In this article, we reflect on the first in series of reports on the effects of the changing climate on schools and learners. Its focus, Turkana, a rural arid-and-semi-arid (ASAL) area of Kenya, serves as an example of a region characterised by economic marginalisation and vulnerability to climate disasters. From the insights gained in Turkana, we can draw wider lessons about the potential impacts of climate change on vulnerable learners, how these impacts can be mitigated, and how these learners – and their schools – can act as agents of change and information in their communities.
The impacts of climate change on education are varied, wide-ranging and complex. Many impacts, caused by extreme weather events, are direct: school buildings can be damaged, routes to school can become unsafe or impassible for teachers and learners, and illnesses (for example, from flood water) can prevent students’ attendance. Others are less direct, but no less profound. In periods of prolonged drought, for example, parents lose livelihoods and food supplies dwindle, making schooling a luxury many cannot afford. This may result in boys dropping out of school to find pasture for livestock, and girls being required to take on additional domestic duties while their mothers travel longer distances to collect water. For those who are able to attend, hunger – especially where school feeding programmes are interrupted – can remain a barrier to concentration and effective learning. What is more, in such contexts, competition for resources can lead to conflict, closing schools completely.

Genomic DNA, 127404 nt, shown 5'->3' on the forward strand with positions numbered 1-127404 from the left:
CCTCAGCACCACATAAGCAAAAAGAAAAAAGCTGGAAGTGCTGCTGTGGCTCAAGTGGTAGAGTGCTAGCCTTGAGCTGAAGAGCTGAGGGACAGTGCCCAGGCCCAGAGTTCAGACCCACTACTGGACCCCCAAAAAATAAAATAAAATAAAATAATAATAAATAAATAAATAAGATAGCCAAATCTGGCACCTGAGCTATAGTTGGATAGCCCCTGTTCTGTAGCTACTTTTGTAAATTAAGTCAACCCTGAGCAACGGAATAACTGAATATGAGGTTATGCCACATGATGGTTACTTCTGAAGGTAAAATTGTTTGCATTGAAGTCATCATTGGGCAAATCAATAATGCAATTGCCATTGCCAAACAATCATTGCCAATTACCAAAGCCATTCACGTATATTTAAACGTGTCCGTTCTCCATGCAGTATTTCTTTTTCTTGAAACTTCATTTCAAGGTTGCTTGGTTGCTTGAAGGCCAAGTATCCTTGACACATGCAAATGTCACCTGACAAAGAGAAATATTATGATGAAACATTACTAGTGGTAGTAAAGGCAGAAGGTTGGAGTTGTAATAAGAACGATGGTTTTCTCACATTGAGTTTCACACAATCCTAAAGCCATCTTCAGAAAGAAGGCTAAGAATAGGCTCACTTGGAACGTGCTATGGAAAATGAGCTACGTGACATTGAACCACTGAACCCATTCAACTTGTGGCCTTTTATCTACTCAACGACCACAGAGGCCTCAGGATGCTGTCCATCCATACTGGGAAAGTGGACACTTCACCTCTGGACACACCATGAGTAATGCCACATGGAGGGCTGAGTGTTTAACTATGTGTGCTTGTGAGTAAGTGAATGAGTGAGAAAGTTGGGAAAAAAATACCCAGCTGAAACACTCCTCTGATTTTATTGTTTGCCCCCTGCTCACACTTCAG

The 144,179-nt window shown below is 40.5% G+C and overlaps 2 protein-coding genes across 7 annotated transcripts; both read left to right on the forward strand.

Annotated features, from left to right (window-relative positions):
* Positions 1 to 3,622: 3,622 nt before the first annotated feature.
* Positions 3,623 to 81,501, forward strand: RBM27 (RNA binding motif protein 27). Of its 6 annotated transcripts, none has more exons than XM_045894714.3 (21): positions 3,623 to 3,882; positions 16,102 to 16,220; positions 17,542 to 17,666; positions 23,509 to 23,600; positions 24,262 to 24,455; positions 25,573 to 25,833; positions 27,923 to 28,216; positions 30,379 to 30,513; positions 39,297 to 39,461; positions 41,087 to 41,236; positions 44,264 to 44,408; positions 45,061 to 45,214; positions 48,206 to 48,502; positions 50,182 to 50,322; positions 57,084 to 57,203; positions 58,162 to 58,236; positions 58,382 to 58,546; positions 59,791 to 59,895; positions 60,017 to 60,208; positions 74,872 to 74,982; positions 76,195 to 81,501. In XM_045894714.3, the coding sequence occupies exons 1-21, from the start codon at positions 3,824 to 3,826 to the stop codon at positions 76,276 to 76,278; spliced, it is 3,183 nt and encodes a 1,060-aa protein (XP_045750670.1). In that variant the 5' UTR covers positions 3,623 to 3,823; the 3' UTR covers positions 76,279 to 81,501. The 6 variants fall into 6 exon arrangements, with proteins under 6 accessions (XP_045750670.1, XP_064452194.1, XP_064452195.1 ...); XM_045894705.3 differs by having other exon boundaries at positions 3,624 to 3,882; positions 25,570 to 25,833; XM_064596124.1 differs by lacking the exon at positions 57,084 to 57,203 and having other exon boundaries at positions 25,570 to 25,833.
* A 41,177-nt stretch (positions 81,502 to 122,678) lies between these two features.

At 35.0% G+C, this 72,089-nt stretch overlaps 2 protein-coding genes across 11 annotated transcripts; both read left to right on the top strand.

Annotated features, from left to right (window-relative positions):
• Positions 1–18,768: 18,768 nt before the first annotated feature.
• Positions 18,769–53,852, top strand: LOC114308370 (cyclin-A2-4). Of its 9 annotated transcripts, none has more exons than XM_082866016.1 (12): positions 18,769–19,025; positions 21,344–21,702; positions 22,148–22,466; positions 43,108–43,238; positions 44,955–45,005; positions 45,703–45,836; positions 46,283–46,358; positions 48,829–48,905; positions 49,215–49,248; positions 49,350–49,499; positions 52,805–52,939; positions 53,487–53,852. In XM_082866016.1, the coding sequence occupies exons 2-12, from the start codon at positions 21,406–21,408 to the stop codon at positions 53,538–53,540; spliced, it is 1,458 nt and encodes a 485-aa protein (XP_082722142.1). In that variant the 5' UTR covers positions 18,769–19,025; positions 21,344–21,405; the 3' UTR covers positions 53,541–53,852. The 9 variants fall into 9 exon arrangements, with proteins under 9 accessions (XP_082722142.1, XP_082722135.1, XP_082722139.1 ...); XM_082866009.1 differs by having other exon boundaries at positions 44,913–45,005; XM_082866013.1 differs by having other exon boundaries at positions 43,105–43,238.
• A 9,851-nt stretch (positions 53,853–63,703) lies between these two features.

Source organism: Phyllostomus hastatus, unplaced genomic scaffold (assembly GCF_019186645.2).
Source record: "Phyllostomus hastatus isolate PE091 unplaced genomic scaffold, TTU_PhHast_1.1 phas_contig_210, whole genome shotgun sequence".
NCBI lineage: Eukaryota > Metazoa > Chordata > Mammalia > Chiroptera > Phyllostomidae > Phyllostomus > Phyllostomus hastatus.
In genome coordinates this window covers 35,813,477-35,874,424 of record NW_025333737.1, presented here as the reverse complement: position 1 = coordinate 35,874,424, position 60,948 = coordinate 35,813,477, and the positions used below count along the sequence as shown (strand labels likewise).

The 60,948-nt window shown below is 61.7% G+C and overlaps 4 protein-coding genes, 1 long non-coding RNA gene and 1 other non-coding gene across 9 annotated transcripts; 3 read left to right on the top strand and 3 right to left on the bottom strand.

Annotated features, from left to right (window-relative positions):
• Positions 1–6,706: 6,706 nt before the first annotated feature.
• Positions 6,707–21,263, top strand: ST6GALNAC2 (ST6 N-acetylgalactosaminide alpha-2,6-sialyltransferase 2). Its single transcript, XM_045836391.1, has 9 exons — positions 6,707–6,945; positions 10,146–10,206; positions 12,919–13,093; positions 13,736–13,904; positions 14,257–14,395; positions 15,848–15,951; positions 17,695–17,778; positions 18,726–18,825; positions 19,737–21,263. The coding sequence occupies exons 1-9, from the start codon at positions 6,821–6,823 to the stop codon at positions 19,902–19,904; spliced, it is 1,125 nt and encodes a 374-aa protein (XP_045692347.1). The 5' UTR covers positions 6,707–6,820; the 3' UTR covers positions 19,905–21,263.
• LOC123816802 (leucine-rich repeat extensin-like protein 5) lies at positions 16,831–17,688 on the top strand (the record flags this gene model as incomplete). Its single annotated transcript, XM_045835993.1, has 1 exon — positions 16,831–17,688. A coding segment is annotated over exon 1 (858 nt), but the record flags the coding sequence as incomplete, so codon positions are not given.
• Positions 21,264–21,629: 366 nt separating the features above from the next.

In order to minimise the impacts of climate change on learners – and on their wider communities – communities need to understand the real causes of climate change and be equipped with the relevant knowledge and skills to adapt at a local level, and to take mitigating actions where possible.
As schools are among the institutions that communities trust, they can play a vital role in climate education by teaching learners how to be agents of change within their communities, building knowledge and skills that they can transfer into their homes and neighbourhoods. As schools are potential hubs for exchanging information and mobilising change in communities, the question of climate change curriculum is a critical one in community responses to climate change.
The climate change curriculum should provide both a rounded picture of the causes of climate change and locally relevant information. However, there is too often a gap between local understandings of changing weather patterns and the real origins of global climate change. Despite their lived experiences of worsening weather conditions, most students and community members interviewed in Turkana were unable to accurately identify the causes of these changes, attributing them solely to local practices (such as cutting down trees or burning charcoal) or local stories and beliefs. This gap indicates that the current curriculum does not develop learners’ knowledge of the causes of climate change or connect these origins with their local context – making it a critical locus for reform.